There are undoubtedly times when I’ve struggled with finding ways to manage the stress and pressure to create something exceptional both on time and within budget. I’ve developed my own coping mechanisms, eg no caffeine after 2pm, regular exercise and meditation, and lists…I make lots of lists!
I think, as with most things, it improves with experience and I’ve learned a great deal from the challenges. They’ve shaped me into the producer I am today.
We’d love to hear more about your business.
I’ve remained an independent contractor as I enjoy the flexibility of being able to pick and choose projects. I’m a production geek at heart and thrive on the opportunity to create unique experiences that touch an audience, leaving them feeling like they were part of something extraordinary. I specialize in live music and experiential brand marketing, often with the creation of some form of immersive environment. I once produced a series of secret music gigs for Red Bull Studios with Skepta, Action Bronson, and Charli XCX headlining. The shows took place in a derelict subterranean venue, hidden three-floors below street level. Details of the line-up were released 24 hours prior to doors – the audience had no idea what they were buying tickets for, they just knew it would be different.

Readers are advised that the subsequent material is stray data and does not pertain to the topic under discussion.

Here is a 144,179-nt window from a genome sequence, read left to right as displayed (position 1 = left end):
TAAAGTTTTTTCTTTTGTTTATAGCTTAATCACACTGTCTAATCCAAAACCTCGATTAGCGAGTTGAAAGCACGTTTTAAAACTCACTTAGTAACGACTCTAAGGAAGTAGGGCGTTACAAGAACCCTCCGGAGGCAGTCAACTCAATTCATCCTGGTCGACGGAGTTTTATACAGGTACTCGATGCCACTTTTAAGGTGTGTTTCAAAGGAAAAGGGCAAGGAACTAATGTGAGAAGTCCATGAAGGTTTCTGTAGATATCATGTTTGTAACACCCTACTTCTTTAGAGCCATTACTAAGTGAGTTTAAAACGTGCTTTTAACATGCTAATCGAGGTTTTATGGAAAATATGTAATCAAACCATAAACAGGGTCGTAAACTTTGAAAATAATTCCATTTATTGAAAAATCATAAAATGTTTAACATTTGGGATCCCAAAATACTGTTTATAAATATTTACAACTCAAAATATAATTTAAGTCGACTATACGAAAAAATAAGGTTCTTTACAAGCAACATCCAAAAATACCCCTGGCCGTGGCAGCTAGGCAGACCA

I’d say I’m known for my big personality. At just under 5ft tall, it’s not uncommon for clients to meet me in person for the first time and comment on how they expected me to be “so much taller”! In all seriousness, though, you have to have relatively thick skin and a robust personality to succeed in this profession. The hours are long, you need to be able to keep your team motivated and energized, so being able to make people laugh a little (or a lot) can go an awfully long way!
The proudest moment of my career came with my most recent project – an 18,000 capacity, private, outdoor concert in San Francisco produced on eight weeks’ notice. To say our backs were against the wall time-wise is an understatement, yet the team gelled like something I’ve never seen before and the event was a total success. That’s the sweet spot – when all the hours pay off and you feel a huge sense of achievement!
What were you like growing up?
I was born in north west England to an English mother and Iranian father. At the age of three, I announced that I wanted to be a gymnast, so Mum sent me to ballet lessons, go figure! Anyway, that started a life-long passion for dance and the arts in general, to the point that I was awarded a scholarship with the Royal Ballet at the age of 12. I’m incredibly fortunate that my parents encouraged me to pursue my passion, to just “be the best you can be” in whatever I chose to do.
Growing up, I remember feeling quite different to my peers. I wasn’t allowed to go out late at night with my friends and I looked way younger than my years, so there was no chance of sneaking into a pub.
I invited my friend Vicky over for dinner one evening after dance class. Vicky is vegetarian.
“I’ll cook chicken,” says Dad,
”Er, no Dad, Vicky’s a vegetarian.” Dad looks confused.
“Ok… I’ll cook chicken that’s been fed vegetables.”
Maybe I get my sense of humor from my Dad!